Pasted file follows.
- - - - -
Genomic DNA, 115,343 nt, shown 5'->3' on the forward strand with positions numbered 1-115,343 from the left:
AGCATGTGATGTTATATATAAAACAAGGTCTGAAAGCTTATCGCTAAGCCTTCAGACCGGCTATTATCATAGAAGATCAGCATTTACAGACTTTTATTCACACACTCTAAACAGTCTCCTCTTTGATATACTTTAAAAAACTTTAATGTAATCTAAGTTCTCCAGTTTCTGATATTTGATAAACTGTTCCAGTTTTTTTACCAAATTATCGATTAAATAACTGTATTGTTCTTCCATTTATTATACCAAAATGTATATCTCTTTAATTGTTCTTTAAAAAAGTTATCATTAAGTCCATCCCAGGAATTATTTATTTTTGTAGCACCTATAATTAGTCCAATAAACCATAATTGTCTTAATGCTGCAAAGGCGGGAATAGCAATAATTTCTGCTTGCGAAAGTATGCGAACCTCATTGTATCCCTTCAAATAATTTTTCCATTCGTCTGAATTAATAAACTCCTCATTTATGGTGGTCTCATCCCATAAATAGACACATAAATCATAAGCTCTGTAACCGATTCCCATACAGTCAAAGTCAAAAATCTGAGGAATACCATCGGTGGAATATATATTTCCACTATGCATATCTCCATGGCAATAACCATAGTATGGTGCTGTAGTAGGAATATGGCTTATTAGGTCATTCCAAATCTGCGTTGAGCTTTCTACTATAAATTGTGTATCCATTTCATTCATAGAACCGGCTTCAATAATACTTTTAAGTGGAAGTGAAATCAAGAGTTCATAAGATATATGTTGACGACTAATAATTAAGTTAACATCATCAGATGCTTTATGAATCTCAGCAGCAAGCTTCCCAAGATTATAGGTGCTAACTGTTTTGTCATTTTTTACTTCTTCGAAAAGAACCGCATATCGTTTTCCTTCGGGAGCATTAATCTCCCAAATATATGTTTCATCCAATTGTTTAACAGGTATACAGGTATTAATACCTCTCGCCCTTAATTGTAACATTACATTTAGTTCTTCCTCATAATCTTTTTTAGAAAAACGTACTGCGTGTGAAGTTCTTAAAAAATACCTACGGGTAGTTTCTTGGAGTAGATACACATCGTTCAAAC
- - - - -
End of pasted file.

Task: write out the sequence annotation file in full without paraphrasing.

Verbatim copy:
Genomic DNA, 115,343 nt, shown 5'->3' on the forward strand with positions numbered 1-115,343 from the left:
AGCATGTGATGTTATATATAAAACAAGGTCTGAAAGCTTATCGCTAAGCCTTCAGACCGGCTATTATCATAGAAGATCAGCATTTACAGACTTTTATTCACACACTCTAAACAGTCTCCTCTTTGATATACTTTAAAAAACTTTAATGTAATCTAAGTTCTCCAGTTTCTGATATTTGATAAACTGTTCCAGTTTTTTTACCAAATTATCGATTAAATAACTGTATTGTTCTTCCATTTATTATACCAAAATGTATATCTCTTTAATTGTTCTTTAAAAAAGTTATCATTAAGTCCATCCCAGGAATTATTTATTTTTGTAGCACCTATAATTAGTCCAATAAACCATAATTGTCTTAATGCTGCAAAGGCGGGAATAGCAATAATTTCTGCTTGCGAAAGTATGCGAACCTCATTGTATCCCTTCAAATAATTTTTCCATTCGTCTGAATTAATAAACTCCTCATTTATGGTGGTCTCATCCCATAAATAGACACATAAATCATAAGCTCTGTAACCGATTCCCATACAGTCAAAGTCAAAAATCTGAGGAATACCATCGGTGGAATATATATTTCCACTATGCATATCTCCATGGCAATAACCATAGTATGGTGCTGTAGTAGGAATATGGCTTATTAGGTCATTCCAAATCTGCGTTGAGCTTTCTACTATAAATTGTGTATCCATTTCATTCATAGAACCGGCTTCAATAATACTTTTAAGTGGAAGTGAAATCAAGAGTTCATAAGATATATGTTGACGACTAATAATTAAGTTAACATCATCAGATGCTTTATGAATCTCAGCAGCAAGCTTCCCAAGATTATAGGTGCTAACTGTTTTGTCATTTTTTACTTCTTCGAAAAGAACCGCATATCGTTTTCCTTCGGGAGCATTAATCTCCCAAATATATGTTTCATCCAATTGTTTAACAGGTATACAGGTATTAATACCTCTCGCCCTTAATTGTAACATTACATTTAGTTCTTCCTCATAATCTTTTTTAGAAAAACGTACTGCGTGTGAAGTTCTTAAAAAATACCTACGGGTAGTTTCTTGGAGTAGATACACATCGTTCAAAC